Why radio has local authority

Contrary to a popular belief in the advertising business, small and large radio stations are seen in a very similar light by most listeners.

People working in advertising perceive small local commercial radio stations as somehow a bit naff, and hold them in low regard. The hypothesis seems to be that the larger the station, the better. So national stations such as Classic FM would be good; small local stations not so good.

Linked to this is a second hypothesis that the BBC is somehow higher status than commercial. So by this thinking, small local commercial radio is about as low as you can get.

There are structural reasons which have encouraged these perceptions. For a start, local radio stations tend to be unheard-of outside their transmission area, and hence they can feel like nonentities to people in the London-based advertising business. Another reason, of course, is that BBC radio had a 50-year headstart on commercial radio, which is enough time for any media brand to become widely loved and valued. So what is the reality behind these perceptions and hypotheses?

To find out, the Radio Advertising Bureau commissioned a survey among listeners. They were asked to rate radio stations according to a number of different criteria (see box).

The findings make interesting reading. The scores for national, regional and local stations are remarkably similar across many criteria. A tendentious researcher might claim there are significant distinctions here between the different sorts of commercial station, but the bigger conclusion is the similarity between the scores.

Chart one shows the extent to which listeners agree their station is “authoritative”. Not surprisingly, BBC speech radio comes out top (Radios 4 and 5) – but by nothing like the margin many people might expect. Also, that authority seems to come from the stations themselves rather than as any kind of halo effect from their status as BBC stations – the BBC music stations don’t share it.

Chart two shows scores for “It’s a station for people like me”. This is the chart which might most surprise people in the advertising business. Listeners to smaller stations clearly don’t feel the station is for someone else. As any media planner will tell you, this identification is extremely important for advertisers, as it brings a “for me” mindset, which is invaluable.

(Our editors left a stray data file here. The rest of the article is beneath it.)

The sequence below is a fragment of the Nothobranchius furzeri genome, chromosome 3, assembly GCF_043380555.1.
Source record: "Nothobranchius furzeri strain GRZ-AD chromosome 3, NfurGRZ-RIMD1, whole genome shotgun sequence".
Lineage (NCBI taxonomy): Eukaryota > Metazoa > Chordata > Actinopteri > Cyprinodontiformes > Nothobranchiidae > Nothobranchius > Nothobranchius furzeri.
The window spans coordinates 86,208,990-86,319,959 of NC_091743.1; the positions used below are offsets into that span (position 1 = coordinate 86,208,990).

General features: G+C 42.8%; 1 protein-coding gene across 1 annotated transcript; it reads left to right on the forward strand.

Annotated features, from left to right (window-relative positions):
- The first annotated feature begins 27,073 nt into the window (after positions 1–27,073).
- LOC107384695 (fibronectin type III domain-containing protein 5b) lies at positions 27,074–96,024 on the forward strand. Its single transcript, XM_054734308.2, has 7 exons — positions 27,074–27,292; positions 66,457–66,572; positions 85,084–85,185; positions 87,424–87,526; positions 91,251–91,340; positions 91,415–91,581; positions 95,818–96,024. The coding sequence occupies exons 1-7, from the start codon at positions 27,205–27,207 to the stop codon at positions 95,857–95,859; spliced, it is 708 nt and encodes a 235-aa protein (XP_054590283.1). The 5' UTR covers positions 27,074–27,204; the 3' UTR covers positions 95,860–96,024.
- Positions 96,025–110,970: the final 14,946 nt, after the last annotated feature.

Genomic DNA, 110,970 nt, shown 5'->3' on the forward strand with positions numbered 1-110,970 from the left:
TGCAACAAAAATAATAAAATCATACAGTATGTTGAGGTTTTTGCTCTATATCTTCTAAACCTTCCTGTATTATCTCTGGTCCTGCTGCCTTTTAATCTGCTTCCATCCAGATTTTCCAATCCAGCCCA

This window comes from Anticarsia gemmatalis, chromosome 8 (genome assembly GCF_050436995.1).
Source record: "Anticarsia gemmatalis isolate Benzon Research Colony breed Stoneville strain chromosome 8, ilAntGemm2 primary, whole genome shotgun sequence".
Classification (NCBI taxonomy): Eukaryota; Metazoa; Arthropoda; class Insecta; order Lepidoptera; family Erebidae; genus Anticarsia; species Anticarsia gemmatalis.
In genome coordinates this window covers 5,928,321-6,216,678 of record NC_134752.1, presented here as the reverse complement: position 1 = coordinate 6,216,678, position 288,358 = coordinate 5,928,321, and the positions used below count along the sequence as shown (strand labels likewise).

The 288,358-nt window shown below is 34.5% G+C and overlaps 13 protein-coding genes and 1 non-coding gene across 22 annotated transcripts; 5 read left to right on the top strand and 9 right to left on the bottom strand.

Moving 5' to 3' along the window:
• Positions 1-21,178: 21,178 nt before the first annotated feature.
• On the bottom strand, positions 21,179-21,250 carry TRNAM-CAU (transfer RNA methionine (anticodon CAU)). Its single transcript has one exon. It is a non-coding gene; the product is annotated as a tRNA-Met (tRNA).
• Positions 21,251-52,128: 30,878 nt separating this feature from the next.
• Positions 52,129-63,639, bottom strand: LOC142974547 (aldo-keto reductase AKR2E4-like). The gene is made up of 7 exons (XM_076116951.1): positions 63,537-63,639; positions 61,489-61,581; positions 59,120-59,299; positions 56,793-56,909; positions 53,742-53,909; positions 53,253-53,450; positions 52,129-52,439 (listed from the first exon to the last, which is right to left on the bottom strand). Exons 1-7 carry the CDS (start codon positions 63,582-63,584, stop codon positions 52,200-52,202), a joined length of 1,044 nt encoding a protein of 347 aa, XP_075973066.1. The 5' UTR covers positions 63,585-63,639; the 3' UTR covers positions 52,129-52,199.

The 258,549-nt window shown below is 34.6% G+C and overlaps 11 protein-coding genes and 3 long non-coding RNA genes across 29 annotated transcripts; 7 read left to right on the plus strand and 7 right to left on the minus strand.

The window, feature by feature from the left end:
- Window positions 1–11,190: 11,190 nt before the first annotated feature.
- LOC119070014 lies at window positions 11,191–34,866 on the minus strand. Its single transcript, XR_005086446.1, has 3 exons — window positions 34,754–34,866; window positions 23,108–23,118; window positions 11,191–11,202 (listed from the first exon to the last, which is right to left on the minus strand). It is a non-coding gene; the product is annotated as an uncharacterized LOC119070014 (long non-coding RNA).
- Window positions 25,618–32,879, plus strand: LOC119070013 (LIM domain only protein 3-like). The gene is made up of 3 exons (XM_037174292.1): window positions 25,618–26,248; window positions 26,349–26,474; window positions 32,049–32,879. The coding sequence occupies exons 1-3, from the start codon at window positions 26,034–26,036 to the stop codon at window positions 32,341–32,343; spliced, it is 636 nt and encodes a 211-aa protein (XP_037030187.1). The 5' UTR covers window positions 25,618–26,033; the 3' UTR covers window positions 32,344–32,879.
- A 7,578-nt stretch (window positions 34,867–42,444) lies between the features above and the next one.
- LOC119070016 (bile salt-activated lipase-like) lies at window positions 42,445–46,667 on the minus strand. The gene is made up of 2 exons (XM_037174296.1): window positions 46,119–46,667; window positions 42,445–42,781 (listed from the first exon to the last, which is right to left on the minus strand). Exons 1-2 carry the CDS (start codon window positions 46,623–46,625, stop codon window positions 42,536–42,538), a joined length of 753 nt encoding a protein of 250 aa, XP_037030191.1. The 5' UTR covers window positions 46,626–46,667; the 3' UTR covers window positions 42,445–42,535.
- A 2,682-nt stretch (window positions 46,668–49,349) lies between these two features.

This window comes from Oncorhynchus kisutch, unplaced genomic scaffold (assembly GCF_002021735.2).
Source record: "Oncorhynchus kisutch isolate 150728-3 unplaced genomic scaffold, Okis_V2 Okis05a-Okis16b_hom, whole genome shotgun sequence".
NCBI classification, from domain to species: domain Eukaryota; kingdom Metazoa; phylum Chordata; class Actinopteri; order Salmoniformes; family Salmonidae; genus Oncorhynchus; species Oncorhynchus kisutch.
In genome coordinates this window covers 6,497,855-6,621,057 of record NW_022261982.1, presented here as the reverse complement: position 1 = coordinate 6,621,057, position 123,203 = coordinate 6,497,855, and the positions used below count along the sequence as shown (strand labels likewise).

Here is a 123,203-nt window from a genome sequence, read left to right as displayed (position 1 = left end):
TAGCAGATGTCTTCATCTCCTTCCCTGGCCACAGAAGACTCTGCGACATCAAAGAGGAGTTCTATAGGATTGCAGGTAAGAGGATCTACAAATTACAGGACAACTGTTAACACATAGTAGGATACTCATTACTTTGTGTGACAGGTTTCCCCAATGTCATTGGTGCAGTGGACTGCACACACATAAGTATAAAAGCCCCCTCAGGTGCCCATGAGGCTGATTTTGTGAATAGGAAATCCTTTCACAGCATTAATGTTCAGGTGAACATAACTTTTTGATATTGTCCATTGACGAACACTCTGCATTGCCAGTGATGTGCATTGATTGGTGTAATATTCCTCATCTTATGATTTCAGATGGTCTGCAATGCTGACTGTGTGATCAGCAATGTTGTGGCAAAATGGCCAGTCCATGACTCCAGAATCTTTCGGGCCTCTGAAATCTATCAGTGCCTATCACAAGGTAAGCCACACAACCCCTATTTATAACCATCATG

The final chart shows scores for “Overall Opinion”, which appears to prove that radio listeners value their chosen station – whichever kind of station that is.

There seems to be a ready parallel between admen’s views on commercial radio and daytime TV. Many people working in advertising never watch daytime TV except when they are at home ill.

Many consumers, on the other hand, have a positive daily relationship with the programmes – something that advertisers can exploit to good effect.

The fuller findings of this survey are available in the “John Banks Study” which is published this month by the RAB (and can be accessed at RAB Online). This takes the findings of the survey and compares them with the perceptions of people working in advertising. It reveals ad people misunderstand the relationship between listener and station, which is likely to affect the tone of voice with which they use radio airtime to speak to the listener.

METHODOLOGY

The survey had to reflect the structure of commercial radio: so there were findings for all the main types of station. This included national stations (for instance Talk, Classic, Virgin), regional stations (such as Century, Scot FM, Heart), larger local stations (such as Metro, BRMB), and smaller local services.

In addition, to assess the BBC/commercial hypothesis, the survey included the national BBC services – music-based (Radio 1 and 2) and speech-based (Radio 4 and 5). It was based on a sample of 200 interviews for each type of station – 50 per cent were with people for whom it was the station they listened to most: loyalists. The other 50 per cent with people who listened less often.

The first part of the questionnaire covered aspects of programming: ratings for entertainment, presenters, music policy and so on.

The second covered more emotional aspects: was their station fun, authoritative, trustworthy and so on.

For the final part listeners were asked to agree or disagree with a series of statements about the emotional role of the station: would they miss it if it was taken off-air? How happy would they be if it was the only station available? and so on.

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